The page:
Scientists Aim for Test That Spots Single Cancer Cell in Blood Sample
MONDAY, Jan. 3 (HealthDay News) -- A collaborative effort involving U.S. scientists and private companies is looking into a test that could find even one stray cancer cell among the millions of cells in a given blood sample.
The hope is that one day such a test, given soon after a treatment is started, could indicate whether the therapy is working or not. It might even indicate beforehand which treatment would be most effective.
The test, and others like it under development, relies on circulating tumor cells (CTCs) -- cancer cells that have detached from the main tumor and are traveling to other parts of the body.
Other versions of tests aimed at spotting CTCs are already in the works. For example, a few years ago, researchers at Veridex LLC, a Johnson & Johnson company, developed a technology called CellSearch, which counts the number of stray cancer cells in blood. However, that test didn't allow scientists to trap whole cells and analyze them.
And at Massachusetts General Hospital, researchers have developed a type of microchip with a surface covered with antibodies that are designed to stick to tumor cells. As blood passes over the chip, tumor cells separate from the pack and adhere to the surface.
Then, on Monday, Mass General announced an agreement with Veridex to develop and study a wholly new type of CTC blood test that involves a different, and as yet undisclosed, technology. Media reports on Monday had erroneously stated that the test involved microchip technology, hospital officials said.
Scientists are wagering that these types of test, if successful, might also detect cancer early in its course, predict the odds for a recurrence, and assess a patient's general prognosis.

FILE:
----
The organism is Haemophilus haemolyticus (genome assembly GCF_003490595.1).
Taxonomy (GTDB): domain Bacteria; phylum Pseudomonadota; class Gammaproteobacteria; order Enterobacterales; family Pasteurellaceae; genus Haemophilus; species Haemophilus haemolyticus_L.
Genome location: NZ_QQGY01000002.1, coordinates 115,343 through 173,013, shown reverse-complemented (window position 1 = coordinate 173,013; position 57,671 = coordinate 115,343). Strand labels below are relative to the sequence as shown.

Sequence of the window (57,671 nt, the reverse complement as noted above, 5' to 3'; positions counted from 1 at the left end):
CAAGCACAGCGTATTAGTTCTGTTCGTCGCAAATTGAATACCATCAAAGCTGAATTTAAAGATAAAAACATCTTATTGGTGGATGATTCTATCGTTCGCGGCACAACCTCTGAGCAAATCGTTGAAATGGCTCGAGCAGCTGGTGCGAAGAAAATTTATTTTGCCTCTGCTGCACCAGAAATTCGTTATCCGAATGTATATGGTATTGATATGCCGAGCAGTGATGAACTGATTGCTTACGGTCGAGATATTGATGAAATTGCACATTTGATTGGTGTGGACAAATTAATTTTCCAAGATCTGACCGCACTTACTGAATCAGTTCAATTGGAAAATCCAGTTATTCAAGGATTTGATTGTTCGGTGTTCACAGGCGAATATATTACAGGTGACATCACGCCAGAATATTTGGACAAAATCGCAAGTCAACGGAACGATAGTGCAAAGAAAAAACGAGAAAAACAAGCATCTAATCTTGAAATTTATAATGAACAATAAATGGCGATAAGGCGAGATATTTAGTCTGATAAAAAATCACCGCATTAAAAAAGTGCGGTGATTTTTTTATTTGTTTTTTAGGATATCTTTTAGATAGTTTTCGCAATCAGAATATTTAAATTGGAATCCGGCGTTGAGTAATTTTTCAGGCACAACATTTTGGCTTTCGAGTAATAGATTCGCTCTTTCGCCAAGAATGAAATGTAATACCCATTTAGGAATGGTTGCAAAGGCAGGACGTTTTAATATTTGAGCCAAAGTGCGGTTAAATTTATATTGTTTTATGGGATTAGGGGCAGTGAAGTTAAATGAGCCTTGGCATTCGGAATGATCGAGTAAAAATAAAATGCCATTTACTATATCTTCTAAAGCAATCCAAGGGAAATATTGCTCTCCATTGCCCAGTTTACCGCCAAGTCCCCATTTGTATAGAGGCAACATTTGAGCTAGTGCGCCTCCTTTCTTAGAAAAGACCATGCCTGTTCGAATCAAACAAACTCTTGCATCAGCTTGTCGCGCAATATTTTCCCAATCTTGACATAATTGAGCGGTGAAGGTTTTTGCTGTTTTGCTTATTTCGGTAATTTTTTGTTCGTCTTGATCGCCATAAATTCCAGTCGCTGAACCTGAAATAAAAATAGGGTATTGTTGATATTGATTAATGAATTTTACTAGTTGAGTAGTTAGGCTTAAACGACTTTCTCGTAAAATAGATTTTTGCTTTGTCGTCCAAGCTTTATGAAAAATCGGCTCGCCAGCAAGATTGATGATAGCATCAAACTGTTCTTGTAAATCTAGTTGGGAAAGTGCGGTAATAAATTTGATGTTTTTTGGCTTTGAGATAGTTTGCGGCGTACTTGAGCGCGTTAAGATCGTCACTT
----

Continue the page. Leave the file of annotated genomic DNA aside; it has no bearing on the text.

"There has been speculation that these [stray] cells are the ones that are responsible for the spreading of the disease," said one expert, Dr. Massimo Cristofanilli, professor and chairman of medical oncology at Fox Chase Cancer Center in Philadelphia. "Simple enumeration tells us that this patient has a worse prognosis . . . Now the question is, what other information we can gather, if we are able to capture these cells? For example, could we do gene analysis profiling and can we get information for the best treatment?"
As it stands today, biopsy -- an invasive and sometimes even hazardous procedure -- is one of the few ways doctors can get key information about a cancer's size and characteristics.
"Many people consider [the new blood test to be] a 'liquid biopsy,' so that eventually we can access cancer cells that are representative of the tumor without performing an invasive biopsy," said Cristofanilli, who is not involved in developing the test.
Experts stressed that the new type of test, if it ever arises, may still be years away, and researchers still aren't sure what these circulating tumor cells (CTCs) actually mean.
"They may be able to detect small amounts of cancer cells but we don't know the significance of that. We may be detecting things that don't have clinical significance," explained Dr. Jay Brooks, chairman of hematology/oncology at Ochsner Health System in Baton Rouge, La.
And as Cristofanilli pointed out, these plans so far are "only for research. The test is not available for clinical use." Later this year, in fact, four major cancer centers -- Mass General, Memorial Sloan-Kettering Cancer Center in New York City, the University of Texas' M.D. Anderson Cancer Center in Houston, and the Dana-Farber Cancer Institute in Boston -- will begin studies using the latest microchip-based CTC test developed by Mass General.
Any such test would need to be developed "along with the process of new drug development and new targeted therapies so we can better use the information with a clinical purpose," Cristofanilli added.
There's more on cancer's spread at the U.S. National Cancer Institute.